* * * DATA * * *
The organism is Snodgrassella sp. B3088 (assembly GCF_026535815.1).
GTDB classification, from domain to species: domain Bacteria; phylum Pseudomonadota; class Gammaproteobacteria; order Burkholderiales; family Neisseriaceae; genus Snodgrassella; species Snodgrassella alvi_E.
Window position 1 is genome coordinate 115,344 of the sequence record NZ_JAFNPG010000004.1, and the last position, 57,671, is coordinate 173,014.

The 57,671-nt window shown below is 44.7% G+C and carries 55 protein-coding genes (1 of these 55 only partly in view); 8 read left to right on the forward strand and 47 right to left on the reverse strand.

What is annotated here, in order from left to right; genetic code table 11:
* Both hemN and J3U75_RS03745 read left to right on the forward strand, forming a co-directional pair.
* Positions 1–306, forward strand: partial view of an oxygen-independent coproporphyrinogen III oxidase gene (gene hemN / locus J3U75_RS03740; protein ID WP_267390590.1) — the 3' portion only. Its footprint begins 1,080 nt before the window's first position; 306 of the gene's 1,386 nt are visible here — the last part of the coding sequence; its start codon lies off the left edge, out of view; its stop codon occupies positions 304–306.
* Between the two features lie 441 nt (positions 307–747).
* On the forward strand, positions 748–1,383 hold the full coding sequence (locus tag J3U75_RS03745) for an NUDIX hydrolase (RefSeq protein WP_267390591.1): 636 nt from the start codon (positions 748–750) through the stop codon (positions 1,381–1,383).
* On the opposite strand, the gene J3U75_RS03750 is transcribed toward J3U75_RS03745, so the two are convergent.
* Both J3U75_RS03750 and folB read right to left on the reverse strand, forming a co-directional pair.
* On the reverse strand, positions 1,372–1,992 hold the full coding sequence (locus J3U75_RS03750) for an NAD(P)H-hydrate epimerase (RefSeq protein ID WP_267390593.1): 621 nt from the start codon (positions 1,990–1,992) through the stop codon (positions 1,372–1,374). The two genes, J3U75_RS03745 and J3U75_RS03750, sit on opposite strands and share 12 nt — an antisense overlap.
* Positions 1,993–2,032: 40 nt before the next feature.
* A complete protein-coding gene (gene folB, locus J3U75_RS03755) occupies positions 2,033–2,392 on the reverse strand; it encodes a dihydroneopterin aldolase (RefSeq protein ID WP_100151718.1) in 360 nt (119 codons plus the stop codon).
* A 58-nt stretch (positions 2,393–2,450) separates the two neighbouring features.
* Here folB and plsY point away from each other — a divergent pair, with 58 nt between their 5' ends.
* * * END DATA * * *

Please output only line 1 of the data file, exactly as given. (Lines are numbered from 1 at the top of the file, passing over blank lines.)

The organism is Snodgrassella sp. B3088 (assembly GCF_026535815.1).